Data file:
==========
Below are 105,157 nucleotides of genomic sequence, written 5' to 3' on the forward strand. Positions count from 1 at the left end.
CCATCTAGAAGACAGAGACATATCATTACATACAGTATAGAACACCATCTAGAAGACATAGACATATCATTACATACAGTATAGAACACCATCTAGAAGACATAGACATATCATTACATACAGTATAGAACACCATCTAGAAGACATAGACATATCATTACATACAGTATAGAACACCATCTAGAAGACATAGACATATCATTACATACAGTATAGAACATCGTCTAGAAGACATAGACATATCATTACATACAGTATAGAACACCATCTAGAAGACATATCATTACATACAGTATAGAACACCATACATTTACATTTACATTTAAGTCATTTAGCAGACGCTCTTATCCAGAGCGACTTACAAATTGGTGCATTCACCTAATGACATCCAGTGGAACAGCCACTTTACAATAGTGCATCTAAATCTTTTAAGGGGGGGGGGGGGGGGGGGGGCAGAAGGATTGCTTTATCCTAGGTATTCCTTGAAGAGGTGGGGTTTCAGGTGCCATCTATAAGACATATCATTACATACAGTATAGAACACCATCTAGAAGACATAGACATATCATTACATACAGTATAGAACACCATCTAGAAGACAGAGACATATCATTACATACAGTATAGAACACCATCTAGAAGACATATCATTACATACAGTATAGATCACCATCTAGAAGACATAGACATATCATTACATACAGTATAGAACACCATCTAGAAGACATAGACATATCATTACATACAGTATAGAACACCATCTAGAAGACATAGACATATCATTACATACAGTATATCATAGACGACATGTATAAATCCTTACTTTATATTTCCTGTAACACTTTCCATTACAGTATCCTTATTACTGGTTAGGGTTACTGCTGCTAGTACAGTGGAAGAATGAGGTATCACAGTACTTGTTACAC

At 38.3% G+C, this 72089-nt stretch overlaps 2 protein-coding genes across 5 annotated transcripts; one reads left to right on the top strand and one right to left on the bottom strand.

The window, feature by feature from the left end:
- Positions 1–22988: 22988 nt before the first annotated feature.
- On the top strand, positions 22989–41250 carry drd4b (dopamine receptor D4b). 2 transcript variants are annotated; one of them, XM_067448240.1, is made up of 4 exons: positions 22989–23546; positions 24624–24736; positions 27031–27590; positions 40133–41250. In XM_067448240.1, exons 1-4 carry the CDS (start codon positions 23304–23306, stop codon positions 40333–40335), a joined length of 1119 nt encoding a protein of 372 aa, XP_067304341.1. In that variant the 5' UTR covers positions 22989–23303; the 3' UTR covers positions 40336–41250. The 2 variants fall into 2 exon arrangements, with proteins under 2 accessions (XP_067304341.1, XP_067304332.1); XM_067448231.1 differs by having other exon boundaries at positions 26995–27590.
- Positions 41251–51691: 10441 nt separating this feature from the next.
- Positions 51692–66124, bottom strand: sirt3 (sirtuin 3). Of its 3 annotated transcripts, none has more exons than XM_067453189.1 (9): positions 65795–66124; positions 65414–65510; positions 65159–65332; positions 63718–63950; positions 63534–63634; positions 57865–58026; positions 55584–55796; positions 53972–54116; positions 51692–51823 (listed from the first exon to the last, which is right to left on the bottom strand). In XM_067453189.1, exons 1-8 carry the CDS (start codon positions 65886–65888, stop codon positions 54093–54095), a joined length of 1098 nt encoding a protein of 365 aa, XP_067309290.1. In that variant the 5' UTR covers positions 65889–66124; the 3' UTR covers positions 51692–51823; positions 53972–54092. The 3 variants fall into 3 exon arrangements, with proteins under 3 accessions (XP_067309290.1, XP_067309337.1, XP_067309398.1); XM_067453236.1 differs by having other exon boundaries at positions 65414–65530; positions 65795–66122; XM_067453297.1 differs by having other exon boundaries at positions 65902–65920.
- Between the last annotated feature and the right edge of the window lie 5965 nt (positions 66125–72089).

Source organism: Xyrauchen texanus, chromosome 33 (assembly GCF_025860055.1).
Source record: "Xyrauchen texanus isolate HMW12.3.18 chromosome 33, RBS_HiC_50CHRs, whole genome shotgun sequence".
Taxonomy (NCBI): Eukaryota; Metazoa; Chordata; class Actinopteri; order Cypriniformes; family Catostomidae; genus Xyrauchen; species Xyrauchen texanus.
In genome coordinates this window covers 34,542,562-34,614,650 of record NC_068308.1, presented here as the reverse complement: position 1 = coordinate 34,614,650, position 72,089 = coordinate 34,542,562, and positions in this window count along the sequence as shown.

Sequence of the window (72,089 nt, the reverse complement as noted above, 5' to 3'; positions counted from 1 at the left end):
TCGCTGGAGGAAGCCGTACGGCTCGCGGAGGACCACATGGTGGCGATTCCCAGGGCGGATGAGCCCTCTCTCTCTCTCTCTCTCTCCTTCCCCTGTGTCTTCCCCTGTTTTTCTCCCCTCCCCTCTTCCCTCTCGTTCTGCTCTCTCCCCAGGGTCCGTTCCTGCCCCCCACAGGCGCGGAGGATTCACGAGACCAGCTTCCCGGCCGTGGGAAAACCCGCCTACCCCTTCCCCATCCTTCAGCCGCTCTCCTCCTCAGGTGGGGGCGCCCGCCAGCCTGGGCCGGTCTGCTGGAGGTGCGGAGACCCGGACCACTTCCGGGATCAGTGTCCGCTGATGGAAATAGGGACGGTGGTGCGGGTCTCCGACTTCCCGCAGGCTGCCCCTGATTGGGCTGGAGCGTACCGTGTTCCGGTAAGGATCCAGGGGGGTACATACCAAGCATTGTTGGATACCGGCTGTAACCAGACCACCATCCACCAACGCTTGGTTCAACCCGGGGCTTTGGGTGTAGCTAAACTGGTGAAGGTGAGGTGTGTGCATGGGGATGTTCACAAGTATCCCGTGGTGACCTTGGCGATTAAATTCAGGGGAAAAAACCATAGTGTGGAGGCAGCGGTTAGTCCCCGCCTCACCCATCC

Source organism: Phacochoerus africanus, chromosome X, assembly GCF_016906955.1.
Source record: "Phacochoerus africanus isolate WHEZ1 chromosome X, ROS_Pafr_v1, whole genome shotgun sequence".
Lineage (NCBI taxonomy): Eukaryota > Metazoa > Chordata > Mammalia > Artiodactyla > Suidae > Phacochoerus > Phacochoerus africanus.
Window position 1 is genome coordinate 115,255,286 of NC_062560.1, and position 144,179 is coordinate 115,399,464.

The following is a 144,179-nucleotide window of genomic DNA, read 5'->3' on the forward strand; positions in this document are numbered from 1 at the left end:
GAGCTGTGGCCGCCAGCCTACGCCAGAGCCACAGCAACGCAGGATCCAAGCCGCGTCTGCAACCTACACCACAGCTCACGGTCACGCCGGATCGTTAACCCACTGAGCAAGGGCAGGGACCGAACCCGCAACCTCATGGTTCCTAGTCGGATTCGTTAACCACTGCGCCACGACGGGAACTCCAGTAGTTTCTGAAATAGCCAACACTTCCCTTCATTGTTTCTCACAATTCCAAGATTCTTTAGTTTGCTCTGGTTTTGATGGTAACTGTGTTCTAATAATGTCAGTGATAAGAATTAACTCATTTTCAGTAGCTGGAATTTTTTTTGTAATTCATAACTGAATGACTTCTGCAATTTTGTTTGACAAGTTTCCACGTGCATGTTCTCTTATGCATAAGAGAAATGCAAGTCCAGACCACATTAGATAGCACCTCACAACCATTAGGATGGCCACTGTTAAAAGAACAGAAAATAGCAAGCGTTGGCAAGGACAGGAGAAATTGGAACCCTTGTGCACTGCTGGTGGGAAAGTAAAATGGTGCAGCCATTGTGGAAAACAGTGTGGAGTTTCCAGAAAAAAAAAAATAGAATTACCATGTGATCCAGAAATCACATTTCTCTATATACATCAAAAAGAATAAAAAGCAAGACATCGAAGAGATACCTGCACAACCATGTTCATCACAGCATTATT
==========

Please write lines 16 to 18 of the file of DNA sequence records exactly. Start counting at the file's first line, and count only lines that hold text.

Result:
Source organism: Phacochoerus africanus, chromosome X, assembly GCF_016906955.1.
Source record: "Phacochoerus africanus isolate WHEZ1 chromosome X, ROS_Pafr_v1, whole genome shotgun sequence".
Lineage (NCBI taxonomy): Eukaryota > Metazoa > Chordata > Mammalia > Artiodactyla > Suidae > Phacochoerus > Phacochoerus africanus.